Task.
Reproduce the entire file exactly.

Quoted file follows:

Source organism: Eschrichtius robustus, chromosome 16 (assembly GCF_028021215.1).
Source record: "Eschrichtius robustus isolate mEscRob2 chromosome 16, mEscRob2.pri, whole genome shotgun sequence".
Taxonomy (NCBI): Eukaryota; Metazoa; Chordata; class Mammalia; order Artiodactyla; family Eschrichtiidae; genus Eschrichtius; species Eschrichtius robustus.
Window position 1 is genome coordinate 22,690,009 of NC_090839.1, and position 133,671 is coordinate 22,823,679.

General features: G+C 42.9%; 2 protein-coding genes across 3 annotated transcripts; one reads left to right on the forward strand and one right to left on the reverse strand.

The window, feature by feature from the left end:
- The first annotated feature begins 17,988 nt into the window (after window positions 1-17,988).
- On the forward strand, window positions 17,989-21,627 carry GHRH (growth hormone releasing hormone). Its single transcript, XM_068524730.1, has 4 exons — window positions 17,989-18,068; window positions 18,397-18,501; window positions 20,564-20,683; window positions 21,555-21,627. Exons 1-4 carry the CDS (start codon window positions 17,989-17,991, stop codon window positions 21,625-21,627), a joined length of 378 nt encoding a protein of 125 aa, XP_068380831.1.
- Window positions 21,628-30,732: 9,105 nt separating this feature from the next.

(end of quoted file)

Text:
Source organism: Eschrichtius robustus, chromosome 16 (assembly GCF_028021215.1).
Source record: "Eschrichtius robustus isolate mEscRob2 chromosome 16, mEscRob2.pri, whole genome shotgun sequence".
Taxonomy (NCBI): Eukaryota; Metazoa; Chordata; class Mammalia; order Artiodactyla; family Eschrichtiidae; genus Eschrichtius; species Eschrichtius robustus.
Window position 1 is genome coordinate 22,690,009 of NC_090839.1, and position 133,671 is coordinate 22,823,679.

General features: G+C 42.9%; 2 protein-coding genes across 3 annotated transcripts; one reads left to right on the forward strand and one right to left on the reverse strand.

The window, feature by feature from the left end:
- The first annotated feature begins 17,988 nt into the window (after window positions 1-17,988).
- On the forward strand, window positions 17,989-21,627 carry GHRH (growth hormone releasing hormone). Its single transcript, XM_068524730.1, has 4 exons — window positions 17,989-18,068; window positions 18,397-18,501; window positions 20,564-20,683; window positions 21,555-21,627. Exons 1-4 carry the CDS (start codon window positions 17,989-17,991, stop codon window positions 21,625-21,627), a joined length of 378 nt encoding a protein of 125 aa, XP_068380831.1.
- Window positions 21,628-30,732: 9,105 nt separating this feature from the next.